13 September 2007

The power of confusion

In an interview with CBC Radio On the Go, natural resources minister Kathy Dunderdale tried to explain why the province's energy plan doesn't include extending Labrador hydro power to small communities in Labrador.

The argument Dunderdale was advancing seemed to puzzle host Ted Blades, since Dunderdale argued that running lines all the way to the island to replace the Holyrood generating station would entail no increased cost to rate payers, even though the project would be significantly more costly than hooking up some of the communities in Labrador currently served by diesel generators.

Here's a taste of the exchange:
Blades: I’ll get back to that subsidy in a minute, but let me just pursue the cost of the line a little bit further, you said roughly a hundred million dollars to put a spur out to the south coast when the line comes across to the island, what would it cost to go out to the northeast coast above Groswater Bay?

Dunderdale: Well, I would have to get those numbers for you Ted, I don’t have
them right in front of me, but it would cost in the hundreds of millions of dollars, would drive rates up significantly for ratepayers in Labrador and on the island.

Blades: Alright, well given that it’s going to cost billions of dollars to
run the line down to the island, so does that mean that our rates are
going to go up here on the island to pay for that?
That's where things got rather odd. Dunderdale explained that the Holyrood replacement would be financed through a guaranteed power purchase agreement with Newfoundland and Labrador Hydro.

She said it twice, which is a bit odd.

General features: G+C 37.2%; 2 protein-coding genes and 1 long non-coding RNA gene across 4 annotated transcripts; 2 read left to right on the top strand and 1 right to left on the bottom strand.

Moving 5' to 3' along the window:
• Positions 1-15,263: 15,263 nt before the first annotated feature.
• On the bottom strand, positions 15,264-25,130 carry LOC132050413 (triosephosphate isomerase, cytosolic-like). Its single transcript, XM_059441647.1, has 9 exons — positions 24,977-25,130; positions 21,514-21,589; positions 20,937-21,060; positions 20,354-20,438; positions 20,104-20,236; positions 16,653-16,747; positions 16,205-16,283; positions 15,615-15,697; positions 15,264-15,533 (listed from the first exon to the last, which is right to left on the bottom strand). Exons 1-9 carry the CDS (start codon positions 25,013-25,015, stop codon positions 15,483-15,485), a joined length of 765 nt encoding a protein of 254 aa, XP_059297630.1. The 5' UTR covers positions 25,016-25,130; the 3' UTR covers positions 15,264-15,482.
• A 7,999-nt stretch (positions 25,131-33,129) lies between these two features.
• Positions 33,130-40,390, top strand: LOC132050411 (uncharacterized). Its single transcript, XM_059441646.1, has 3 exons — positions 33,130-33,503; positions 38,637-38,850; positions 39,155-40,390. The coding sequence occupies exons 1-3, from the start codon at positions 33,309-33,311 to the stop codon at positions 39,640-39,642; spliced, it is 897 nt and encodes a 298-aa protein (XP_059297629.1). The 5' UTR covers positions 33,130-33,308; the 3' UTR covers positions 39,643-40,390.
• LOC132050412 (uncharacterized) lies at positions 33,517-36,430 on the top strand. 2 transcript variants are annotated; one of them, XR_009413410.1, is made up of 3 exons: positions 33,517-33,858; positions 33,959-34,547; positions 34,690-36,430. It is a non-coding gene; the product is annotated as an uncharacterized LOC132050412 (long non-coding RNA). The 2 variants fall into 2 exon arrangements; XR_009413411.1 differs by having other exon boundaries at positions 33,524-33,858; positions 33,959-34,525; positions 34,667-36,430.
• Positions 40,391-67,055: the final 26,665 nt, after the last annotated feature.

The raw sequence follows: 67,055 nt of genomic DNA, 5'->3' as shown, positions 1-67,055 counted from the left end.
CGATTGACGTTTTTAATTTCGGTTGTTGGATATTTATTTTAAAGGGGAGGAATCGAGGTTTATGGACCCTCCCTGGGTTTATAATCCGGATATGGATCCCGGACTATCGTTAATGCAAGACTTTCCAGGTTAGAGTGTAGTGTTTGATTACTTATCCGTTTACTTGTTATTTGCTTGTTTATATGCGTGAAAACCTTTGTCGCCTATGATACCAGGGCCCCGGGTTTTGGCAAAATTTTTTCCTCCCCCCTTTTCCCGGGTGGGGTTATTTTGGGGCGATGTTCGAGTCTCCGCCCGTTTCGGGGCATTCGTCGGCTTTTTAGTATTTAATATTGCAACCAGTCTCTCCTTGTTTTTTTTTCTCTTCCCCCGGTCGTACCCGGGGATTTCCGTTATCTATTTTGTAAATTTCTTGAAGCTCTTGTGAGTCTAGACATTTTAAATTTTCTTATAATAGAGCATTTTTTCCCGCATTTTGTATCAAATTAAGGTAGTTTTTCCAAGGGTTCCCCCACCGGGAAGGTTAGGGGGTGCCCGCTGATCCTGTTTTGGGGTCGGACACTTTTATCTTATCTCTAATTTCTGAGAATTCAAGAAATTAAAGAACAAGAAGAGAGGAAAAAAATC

Newfoundland and Labrador Hydro is the entity that would be building the Lower Churchill and the transmission line, either directly or through its Lower Churchill Development Corporation subsidiary.

Now in the context, Dunderdale might have misspoken, saying Hydro when she meant Newfoundland Power. The former is the electricity producer; the latter is the private sector electricity retailer.

Still, it was an odd comment:
Dunderdale: No, what it means is that’s part of the overall project, we’ll need to get financing for the project, we will have to leverage the money that we earn out of our non-renewable projects to help fund the $6- to $9-billion that are going to be required to build the Lower Churchill. What happens with the transmission link is we are able to sell power from the Lower Churchill to Newfoundland and Labrador Hydro to replace Holyrood, so the transmission link, right in the first instance, gives us the first opportunity to have a power purchase agreement with Newfoundland and Labrador Hydro for around 500 MW of power, which will be part of the financing deal, will allow us to leverage financing to develop that project.
Then again, maybe she didn't misspeak. Maybe LCDC will sell the power to its parent, which will in turn sell to Power. Then Hydro - rather bizarrely one might think - would provide the purchase agreement for 500 megawatts of power and somehow give NLDC another bit of leverage to raise the capital to build the project. The Holyrood replacement power represents 18% of the estimated 2800 megawatts that would come from the Gull Island and Muskrat Falls generators.

That's a fair chunk.

Maybe Dunderdale has given another question to ask about Lower Churchill financing. After all, it wouldn't be the first time over the past few weeks when seemingly bizarre comments about energy and royalty regimes led ultimately to more information emerging.